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Spatial Organization of a Prairie Striped Skunk Population during the Waterfowl Nesting Season
Serge Larivière and François Messier
The Journal of Wildlife Management
Vol. 62, No. 1 (Jan., 1998), pp. 199-204
Stable URL: http://www.jstor.org/stable/3802279
Page Count: 6
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Information on the spatial organization of the striped skunk (Mephitis mephitis) is required for the management of this species as a predator of waterfowl eggs. Radiocollared striped skunks were tracked in southcentral Saskatchewan from April through August, 1993 (6 M, 13 F) and 1994 (2 M, 15 F). Home ranges (100% minimum convex polygon) of males (11.6 ± 2.8 km2, n = 5) were larger (P < 0.01) than those of females (3.7 ± 0.3 km2, n = 21). Similarly, core areas of males (3.0 ± 1.2 km2) were larger (P < 0.01) than those of females (1.0 ± 0.1 km2). Extensive intrasexual overlap occurred among home ranges (71 ± 4%) and core areas (26 ± 7%) of females. Daily ranges of striped skunks did not vary with sex or biological season (preparturition, parturition-rearing, predispersal, dispersal), and averaged 1.39 ± 0.26 km2 for males and 1.11 ± 0.17 km2 for females. Neither males nor females scent-marked, and all individuals were solitary (except females with young). Females are likely more important predators of duck eggs than males because females are more abundant, have overlapping ranges, and travel their home ranges more intensively.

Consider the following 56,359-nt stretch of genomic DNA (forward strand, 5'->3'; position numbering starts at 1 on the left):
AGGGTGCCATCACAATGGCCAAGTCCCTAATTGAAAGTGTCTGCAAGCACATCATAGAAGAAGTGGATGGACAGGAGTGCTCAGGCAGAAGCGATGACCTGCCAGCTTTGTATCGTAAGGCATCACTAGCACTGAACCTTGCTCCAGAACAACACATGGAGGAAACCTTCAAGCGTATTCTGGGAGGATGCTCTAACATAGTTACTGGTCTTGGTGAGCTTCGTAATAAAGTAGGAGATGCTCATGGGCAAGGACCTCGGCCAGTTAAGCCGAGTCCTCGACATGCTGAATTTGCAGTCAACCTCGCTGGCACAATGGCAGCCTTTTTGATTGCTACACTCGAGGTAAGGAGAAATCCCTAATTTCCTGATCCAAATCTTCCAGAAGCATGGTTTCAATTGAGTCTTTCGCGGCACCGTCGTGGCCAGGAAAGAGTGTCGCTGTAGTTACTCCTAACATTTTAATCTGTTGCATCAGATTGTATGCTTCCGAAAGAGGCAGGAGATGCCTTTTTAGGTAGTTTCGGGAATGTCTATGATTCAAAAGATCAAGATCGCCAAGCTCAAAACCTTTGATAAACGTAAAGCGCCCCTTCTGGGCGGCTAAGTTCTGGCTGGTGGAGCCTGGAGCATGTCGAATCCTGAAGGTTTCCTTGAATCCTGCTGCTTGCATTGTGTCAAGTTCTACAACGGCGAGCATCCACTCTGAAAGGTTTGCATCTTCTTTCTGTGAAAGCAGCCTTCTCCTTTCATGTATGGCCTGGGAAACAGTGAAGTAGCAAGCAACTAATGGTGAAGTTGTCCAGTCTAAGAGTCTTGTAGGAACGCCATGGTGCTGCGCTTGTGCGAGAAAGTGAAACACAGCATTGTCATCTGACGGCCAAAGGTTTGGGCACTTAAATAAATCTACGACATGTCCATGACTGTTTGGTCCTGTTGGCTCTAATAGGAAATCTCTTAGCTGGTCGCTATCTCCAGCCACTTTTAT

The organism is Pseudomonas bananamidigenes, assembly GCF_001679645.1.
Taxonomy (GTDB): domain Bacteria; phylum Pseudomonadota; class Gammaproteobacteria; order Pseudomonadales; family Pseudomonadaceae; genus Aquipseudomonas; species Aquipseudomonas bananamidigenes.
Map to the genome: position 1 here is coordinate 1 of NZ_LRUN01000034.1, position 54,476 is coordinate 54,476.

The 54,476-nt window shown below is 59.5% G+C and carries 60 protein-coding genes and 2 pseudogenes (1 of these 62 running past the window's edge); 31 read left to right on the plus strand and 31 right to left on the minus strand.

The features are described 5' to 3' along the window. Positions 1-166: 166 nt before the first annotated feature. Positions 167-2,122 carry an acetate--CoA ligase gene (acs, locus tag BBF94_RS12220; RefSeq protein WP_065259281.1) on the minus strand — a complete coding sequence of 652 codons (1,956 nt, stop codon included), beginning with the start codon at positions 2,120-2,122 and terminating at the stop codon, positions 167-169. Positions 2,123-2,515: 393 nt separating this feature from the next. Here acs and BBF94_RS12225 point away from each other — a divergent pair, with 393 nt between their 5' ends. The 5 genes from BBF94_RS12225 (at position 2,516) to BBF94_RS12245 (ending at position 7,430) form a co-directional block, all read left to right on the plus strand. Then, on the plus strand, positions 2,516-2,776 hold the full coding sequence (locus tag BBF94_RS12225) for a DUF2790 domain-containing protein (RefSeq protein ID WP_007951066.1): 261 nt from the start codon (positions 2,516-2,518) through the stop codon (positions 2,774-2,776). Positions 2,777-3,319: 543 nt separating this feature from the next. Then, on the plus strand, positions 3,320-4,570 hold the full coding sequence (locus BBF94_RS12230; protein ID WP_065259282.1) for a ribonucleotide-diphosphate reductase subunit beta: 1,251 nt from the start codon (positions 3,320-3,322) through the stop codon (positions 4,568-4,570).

The Journal of Wildlife Management © 1998 Wiley